Weight isn’t the only universal truth. Lack of money is another common aliment everyone suffers from. You could be dining at the most exclusive country club in the most expensive neighborhood and you’d still find everyone agreeing that they don’t have enough money. ( Ugh servants are just so expensive these days) Low cash flow is something everyone can relate too. However as you talk to people you discover that their definition of poor and your definition of poor are sometimes vastly different. Have you every been around rich friends who are constantly lamenting that they need to win the lotto even though their normal salary is 4 times yours already? Or that friend who always cries poor but you discover it’s because he puts 60% of his paycheck into his saving account. (after a maximum 401k deduction of course) Just because your money is in a different account doesn’t mean it’s not money. Like weight, society has given us the shared experience of never having enough money. After the economic crash of 2008 frivolous spending and opulence just isn’t accepted. Lorde is our voice and none of us will ever be royals.
The last universal plight is the one I’m most guilty of. Everyone can identify with getting dumped. Song writers are very aware of this and have made billions off of the pain and heartache associated with ending relationships. Adele would be just some Brit in a bar if breakup songs weren’t so popular. But like I said I can’t judge because I’m totally guilty of this one. Give me any diva anthem about strength after her no good man did her wrong and I’ll sing along with the conviction of a thousand wronged lovers. It’s Not Right But It’s Ok, Stronger and Dancing On My Own are just a couple of my favorites to name a few. Nothing gets me dancing like an angry breakup dance remix. However the truth is that I’ve never actually been cheated on and I’ve never actually been dumped. Granted I’ve had limited boyfriend experience but they have all been with very nice guys who remained my friends after our romance ended. Despite the total lack of a bad breakup in my life I can still totally identify with the woman scorned. Bad breakups are another one of those negative emotions that people can unite behind even though not all of us have lived through it. On the flip side it’s very difficult to find a positive song about a happy relationship that isn’t at least 30 years old. My Man is the one that always comes to my mind. No one wants to sing along with someone’s who is happy and in love. Be honest, how quickly did that Pharrell song go from being catchy to incredibly annoying?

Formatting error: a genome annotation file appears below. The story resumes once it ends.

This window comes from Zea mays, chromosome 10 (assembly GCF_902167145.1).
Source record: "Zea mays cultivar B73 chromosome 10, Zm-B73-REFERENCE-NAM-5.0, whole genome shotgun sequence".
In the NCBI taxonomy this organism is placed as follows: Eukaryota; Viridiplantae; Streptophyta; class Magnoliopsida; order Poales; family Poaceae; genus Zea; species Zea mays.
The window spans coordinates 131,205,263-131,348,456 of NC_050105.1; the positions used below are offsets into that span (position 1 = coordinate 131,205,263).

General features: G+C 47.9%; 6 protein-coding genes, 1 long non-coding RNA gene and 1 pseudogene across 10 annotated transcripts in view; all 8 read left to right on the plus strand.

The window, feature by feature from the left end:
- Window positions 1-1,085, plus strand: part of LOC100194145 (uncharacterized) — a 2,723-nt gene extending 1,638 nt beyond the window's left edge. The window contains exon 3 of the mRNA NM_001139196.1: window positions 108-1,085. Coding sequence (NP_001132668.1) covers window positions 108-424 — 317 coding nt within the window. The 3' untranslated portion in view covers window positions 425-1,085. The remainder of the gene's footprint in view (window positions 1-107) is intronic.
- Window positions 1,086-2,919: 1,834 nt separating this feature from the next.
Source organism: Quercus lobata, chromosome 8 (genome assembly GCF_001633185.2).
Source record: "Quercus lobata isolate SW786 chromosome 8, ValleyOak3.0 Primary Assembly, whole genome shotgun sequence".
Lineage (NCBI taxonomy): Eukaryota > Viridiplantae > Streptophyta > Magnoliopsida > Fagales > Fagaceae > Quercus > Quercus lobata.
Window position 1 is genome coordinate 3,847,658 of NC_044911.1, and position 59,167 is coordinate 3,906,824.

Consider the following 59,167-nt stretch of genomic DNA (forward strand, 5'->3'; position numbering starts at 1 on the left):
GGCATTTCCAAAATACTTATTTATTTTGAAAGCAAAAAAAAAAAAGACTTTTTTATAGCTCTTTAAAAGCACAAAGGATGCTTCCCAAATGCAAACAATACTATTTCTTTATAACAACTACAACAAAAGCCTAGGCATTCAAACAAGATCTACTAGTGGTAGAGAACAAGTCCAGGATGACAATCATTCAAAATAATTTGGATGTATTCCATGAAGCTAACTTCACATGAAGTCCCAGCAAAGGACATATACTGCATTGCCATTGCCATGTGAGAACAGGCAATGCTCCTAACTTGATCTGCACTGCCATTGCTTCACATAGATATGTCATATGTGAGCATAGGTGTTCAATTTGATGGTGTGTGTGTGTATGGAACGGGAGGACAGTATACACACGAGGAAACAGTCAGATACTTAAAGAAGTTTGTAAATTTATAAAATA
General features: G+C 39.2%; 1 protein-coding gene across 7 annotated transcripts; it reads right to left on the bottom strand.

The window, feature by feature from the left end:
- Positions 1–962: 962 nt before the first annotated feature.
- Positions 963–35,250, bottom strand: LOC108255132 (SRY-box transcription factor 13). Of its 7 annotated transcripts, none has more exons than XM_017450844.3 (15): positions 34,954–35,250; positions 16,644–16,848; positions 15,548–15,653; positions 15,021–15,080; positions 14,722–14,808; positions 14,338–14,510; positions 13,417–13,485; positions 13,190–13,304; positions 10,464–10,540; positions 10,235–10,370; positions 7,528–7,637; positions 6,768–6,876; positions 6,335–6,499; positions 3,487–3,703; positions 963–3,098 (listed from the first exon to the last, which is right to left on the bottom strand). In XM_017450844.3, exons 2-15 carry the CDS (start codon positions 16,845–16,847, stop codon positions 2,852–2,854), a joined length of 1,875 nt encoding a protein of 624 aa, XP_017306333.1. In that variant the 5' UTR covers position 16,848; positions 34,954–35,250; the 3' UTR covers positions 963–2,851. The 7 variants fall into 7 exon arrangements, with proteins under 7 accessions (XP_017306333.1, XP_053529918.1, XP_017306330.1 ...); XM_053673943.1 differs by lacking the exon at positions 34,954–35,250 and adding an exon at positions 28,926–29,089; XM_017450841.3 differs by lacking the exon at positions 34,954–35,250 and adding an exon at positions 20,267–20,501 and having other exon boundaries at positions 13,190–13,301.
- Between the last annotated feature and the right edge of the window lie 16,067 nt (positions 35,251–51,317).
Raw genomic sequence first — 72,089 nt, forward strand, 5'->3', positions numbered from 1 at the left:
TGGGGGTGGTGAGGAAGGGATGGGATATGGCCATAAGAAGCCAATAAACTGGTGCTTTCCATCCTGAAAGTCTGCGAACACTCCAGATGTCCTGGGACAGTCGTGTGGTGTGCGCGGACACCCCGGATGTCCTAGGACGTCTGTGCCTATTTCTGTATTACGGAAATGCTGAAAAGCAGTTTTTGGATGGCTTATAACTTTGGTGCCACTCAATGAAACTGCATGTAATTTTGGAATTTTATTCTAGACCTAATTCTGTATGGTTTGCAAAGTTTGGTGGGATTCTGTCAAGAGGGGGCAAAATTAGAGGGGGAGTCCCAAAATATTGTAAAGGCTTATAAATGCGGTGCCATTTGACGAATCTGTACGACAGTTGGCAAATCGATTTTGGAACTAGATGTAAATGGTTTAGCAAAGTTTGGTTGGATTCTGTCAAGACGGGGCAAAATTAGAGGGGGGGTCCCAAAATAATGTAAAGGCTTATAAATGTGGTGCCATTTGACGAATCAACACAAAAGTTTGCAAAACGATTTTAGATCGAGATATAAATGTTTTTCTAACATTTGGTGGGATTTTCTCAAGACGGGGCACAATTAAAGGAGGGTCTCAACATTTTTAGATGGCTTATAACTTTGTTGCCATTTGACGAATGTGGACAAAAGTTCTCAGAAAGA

In conclusion I’ll continue to belt out Dancing On My Own along side my boyfriend who loves me with the satisfaction of knowing all my bills have been paid on time.